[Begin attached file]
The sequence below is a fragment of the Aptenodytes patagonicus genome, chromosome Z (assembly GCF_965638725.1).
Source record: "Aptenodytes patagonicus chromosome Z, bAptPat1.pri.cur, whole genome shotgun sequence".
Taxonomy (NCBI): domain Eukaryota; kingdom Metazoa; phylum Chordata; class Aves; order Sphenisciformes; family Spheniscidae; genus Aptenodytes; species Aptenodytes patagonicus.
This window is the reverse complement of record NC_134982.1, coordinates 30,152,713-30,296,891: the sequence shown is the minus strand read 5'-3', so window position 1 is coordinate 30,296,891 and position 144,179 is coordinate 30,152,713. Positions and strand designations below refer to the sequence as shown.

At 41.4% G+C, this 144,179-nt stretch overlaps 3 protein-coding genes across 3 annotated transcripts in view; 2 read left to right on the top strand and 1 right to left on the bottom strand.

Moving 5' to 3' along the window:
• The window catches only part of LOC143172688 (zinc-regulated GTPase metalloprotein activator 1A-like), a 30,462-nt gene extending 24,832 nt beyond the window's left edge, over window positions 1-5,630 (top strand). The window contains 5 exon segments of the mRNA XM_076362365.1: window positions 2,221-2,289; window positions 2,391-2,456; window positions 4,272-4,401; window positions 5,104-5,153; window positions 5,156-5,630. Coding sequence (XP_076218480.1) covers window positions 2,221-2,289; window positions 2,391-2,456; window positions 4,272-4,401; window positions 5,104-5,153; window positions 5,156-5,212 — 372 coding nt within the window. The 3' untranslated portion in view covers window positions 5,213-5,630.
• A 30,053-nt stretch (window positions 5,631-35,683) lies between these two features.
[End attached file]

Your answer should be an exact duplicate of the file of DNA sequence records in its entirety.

The sequence below is a fragment of the Aptenodytes patagonicus genome, chromosome Z (assembly GCF_965638725.1).
Source record: "Aptenodytes patagonicus chromosome Z, bAptPat1.pri.cur, whole genome shotgun sequence".
Taxonomy (NCBI): domain Eukaryota; kingdom Metazoa; phylum Chordata; class Aves; order Sphenisciformes; family Spheniscidae; genus Aptenodytes; species Aptenodytes patagonicus.
This window is the reverse complement of record NC_134982.1, coordinates 30,152,713-30,296,891: the sequence shown is the minus strand read 5'-3', so window position 1 is coordinate 30,296,891 and position 144,179 is coordinate 30,152,713. Positions and strand designations below refer to the sequence as shown.

At 41.4% G+C, this 144,179-nt stretch overlaps 3 protein-coding genes across 3 annotated transcripts in view; 2 read left to right on the top strand and 1 right to left on the bottom strand.

Moving 5' to 3' along the window:
• The window catches only part of LOC143172688 (zinc-regulated GTPase metalloprotein activator 1A-like), a 30,462-nt gene extending 24,832 nt beyond the window's left edge, over window positions 1-5,630 (top strand). The window contains 5 exon segments of the mRNA XM_076362365.1: window positions 2,221-2,289; window positions 2,391-2,456; window positions 4,272-4,401; window positions 5,104-5,153; window positions 5,156-5,630. Coding sequence (XP_076218480.1) covers window positions 2,221-2,289; window positions 2,391-2,456; window positions 4,272-4,401; window positions 5,104-5,153; window positions 5,156-5,212 — 372 coding nt within the window. The 3' untranslated portion in view covers window positions 5,213-5,630.
• A 30,053-nt stretch (window positions 5,631-35,683) lies between these two features.